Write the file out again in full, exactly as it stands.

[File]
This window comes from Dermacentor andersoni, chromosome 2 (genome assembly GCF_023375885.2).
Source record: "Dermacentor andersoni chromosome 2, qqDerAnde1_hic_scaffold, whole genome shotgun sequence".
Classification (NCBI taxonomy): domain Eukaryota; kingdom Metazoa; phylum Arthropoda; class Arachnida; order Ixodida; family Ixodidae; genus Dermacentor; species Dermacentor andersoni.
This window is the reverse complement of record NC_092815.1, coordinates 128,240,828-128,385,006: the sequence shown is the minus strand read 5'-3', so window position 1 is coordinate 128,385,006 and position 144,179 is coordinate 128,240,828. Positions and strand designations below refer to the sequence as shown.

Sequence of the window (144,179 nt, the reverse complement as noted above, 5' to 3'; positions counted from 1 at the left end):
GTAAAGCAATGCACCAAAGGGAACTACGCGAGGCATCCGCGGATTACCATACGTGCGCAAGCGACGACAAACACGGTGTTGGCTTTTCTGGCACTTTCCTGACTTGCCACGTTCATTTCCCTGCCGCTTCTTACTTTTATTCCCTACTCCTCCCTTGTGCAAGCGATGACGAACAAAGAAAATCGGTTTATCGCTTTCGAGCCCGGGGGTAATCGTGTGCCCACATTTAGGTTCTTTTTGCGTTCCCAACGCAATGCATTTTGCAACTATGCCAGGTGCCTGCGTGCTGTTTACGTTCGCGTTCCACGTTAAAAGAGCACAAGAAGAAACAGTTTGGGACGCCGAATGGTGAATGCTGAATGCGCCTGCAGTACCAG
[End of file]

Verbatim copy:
This window comes from Dermacentor andersoni, chromosome 2 (genome assembly GCF_023375885.2).
Source record: "Dermacentor andersoni chromosome 2, qqDerAnde1_hic_scaffold, whole genome shotgun sequence".
Classification (NCBI taxonomy): domain Eukaryota; kingdom Metazoa; phylum Arthropoda; class Arachnida; order Ixodida; family Ixodidae; genus Dermacentor; species Dermacentor andersoni.
This window is the reverse complement of record NC_092815.1, coordinates 128,240,828-128,385,006: the sequence shown is the minus strand read 5'-3', so window position 1 is coordinate 128,385,006 and position 144,179 is coordinate 128,240,828. Positions and strand designations below refer to the sequence as shown.

Sequence of the window (144,179 nt, the reverse complement as noted above, 5' to 3'; positions counted from 1 at the left end):
GTAAAGCAATGCACCAAAGGGAACTACGCGAGGCATCCGCGGATTACCATACGTGCGCAAGCGACGACAAACACGGTGTTGGCTTTTCTGGCACTTTCCTGACTTGCCACGTTCATTTCCCTGCCGCTTCTTACTTTTATTCCCTACTCCTCCCTTGTGCAAGCGATGACGAACAAAGAAAATCGGTTTATCGCTTTCGAGCCCGGGGGTAATCGTGTGCCCACATTTAGGTTCTTTTTGCGTTCCCAACGCAATGCATTTTGCAACTATGCCAGGTGCCTGCGTGCTGTTTACGTTCGCGTTCCACGTTAAAAGAGCACAAGAAGAAACAGTTTGGGACGCCGAATGGTGAATGCTGAATGCGCCTGCAGTACCAG